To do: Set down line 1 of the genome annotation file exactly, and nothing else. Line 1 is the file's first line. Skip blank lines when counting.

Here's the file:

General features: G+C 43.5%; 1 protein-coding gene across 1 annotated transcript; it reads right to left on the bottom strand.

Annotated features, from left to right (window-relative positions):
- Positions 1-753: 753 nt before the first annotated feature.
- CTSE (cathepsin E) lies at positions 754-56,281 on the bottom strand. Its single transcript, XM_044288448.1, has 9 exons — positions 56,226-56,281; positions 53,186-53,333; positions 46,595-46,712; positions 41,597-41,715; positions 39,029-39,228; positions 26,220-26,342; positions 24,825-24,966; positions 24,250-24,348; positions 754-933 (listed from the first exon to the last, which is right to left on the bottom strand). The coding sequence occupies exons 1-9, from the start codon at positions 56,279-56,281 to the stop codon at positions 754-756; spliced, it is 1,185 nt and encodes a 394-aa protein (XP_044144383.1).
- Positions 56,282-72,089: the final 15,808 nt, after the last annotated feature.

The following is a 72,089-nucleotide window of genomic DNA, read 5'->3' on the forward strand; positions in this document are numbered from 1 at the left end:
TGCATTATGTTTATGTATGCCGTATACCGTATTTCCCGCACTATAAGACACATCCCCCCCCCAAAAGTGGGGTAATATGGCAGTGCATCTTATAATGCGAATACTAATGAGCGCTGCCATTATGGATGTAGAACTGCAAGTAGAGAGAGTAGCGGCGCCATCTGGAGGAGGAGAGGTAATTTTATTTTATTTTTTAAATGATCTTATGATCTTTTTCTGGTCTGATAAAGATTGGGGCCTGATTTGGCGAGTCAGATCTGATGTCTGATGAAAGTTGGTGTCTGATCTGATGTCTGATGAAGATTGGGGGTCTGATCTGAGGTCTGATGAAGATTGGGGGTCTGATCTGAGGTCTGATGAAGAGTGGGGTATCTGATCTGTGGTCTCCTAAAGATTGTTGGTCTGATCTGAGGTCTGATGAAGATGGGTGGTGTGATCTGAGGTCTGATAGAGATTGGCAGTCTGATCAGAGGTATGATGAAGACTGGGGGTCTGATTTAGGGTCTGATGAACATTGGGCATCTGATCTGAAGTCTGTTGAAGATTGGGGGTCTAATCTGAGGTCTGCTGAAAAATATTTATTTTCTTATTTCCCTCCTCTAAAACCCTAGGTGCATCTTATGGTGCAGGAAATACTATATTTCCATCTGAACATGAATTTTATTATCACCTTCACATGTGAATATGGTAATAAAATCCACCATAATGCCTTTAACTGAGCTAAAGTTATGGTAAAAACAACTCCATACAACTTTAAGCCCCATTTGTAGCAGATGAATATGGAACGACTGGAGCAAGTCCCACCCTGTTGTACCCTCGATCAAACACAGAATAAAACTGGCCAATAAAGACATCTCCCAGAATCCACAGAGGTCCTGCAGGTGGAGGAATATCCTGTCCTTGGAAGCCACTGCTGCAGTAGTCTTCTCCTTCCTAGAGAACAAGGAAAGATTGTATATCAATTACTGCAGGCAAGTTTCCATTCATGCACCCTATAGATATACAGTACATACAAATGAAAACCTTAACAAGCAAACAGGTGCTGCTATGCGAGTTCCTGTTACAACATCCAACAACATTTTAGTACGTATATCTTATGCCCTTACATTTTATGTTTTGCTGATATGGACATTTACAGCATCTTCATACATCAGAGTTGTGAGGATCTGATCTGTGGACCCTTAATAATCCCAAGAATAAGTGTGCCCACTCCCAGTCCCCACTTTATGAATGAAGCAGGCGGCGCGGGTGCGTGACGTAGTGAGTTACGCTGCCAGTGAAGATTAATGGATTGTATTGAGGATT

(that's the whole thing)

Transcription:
General features: G+C 43.5%; 1 protein-coding gene across 1 annotated transcript; it reads right to left on the bottom strand.